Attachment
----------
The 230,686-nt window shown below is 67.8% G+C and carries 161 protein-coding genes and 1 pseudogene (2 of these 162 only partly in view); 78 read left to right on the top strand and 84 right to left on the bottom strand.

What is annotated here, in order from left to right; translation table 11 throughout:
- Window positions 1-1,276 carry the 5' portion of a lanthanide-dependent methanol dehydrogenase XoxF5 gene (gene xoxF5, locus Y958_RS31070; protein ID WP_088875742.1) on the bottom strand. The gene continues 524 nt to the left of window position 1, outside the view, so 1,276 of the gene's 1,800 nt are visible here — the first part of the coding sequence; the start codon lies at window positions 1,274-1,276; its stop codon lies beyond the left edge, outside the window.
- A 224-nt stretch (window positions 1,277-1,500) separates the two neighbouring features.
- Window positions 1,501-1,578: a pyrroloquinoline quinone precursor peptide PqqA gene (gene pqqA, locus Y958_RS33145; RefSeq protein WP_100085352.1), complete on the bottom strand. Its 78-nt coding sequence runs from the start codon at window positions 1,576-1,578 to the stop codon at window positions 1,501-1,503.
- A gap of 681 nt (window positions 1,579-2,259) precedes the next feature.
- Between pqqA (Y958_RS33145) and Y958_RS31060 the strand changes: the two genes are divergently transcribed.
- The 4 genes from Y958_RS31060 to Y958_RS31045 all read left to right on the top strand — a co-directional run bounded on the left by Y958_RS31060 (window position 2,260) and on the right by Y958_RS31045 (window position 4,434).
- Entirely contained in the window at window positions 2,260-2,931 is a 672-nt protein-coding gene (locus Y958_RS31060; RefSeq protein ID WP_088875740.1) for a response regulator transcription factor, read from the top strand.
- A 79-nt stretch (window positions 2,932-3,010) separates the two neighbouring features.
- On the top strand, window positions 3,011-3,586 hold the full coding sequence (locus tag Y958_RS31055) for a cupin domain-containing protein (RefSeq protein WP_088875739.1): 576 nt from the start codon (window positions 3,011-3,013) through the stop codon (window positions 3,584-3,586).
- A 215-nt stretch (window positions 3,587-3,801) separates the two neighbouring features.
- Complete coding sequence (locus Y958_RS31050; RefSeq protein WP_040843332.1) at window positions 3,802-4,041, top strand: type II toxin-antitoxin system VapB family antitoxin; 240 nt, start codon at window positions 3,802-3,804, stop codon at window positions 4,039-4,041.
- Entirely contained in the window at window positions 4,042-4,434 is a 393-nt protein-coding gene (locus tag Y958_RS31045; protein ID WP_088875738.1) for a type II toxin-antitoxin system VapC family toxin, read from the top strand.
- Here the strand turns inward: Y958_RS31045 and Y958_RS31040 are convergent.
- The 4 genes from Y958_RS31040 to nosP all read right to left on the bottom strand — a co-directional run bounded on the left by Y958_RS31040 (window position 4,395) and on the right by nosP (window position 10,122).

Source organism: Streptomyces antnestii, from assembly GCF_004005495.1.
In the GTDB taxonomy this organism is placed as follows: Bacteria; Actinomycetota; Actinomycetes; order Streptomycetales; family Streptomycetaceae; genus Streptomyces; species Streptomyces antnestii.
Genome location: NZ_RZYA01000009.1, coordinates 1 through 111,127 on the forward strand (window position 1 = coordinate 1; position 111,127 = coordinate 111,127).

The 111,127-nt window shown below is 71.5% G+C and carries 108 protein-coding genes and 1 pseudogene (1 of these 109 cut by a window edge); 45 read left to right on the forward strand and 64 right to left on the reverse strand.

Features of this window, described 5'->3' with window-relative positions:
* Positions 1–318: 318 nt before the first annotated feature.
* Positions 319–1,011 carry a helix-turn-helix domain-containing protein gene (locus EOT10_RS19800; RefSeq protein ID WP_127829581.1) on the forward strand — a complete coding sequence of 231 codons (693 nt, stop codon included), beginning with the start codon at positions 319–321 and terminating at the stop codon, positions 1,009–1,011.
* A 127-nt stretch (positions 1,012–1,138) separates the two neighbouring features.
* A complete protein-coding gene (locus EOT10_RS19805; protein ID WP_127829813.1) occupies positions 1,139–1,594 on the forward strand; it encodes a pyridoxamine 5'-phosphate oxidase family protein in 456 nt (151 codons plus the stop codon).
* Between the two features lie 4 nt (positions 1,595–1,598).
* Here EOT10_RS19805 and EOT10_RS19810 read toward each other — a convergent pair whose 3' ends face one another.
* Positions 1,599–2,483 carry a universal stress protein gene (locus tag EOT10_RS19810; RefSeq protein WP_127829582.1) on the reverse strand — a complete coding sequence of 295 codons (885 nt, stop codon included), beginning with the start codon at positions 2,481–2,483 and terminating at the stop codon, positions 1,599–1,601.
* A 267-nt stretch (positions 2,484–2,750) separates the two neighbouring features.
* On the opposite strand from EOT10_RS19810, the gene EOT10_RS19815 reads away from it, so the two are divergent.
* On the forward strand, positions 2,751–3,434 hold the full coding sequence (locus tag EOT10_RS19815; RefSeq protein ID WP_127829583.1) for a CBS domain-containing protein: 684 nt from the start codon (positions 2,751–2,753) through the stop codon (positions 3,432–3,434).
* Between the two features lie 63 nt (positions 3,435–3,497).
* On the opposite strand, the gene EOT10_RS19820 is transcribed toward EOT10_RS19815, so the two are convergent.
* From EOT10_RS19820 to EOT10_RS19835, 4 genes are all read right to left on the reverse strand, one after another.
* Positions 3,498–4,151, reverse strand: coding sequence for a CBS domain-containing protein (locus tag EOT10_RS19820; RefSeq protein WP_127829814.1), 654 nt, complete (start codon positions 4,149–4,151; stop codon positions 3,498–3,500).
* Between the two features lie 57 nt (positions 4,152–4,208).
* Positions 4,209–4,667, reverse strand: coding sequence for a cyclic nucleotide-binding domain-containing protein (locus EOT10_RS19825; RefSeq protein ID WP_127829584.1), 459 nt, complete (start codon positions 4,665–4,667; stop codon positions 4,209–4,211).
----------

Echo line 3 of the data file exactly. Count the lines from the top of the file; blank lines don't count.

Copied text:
- Window positions 1-1,276 carry the 5' portion of a lanthanide-dependent methanol dehydrogenase XoxF5 gene (gene xoxF5, locus Y958_RS31070; protein ID WP_088875742.1) on the bottom strand. The gene continues 524 nt to the left of window position 1, outside the view, so 1,276 of the gene's 1,800 nt are visible here — the first part of the coding sequence; the start codon lies at window positions 1,274-1,276; its stop codon lies beyond the left edge, outside the window.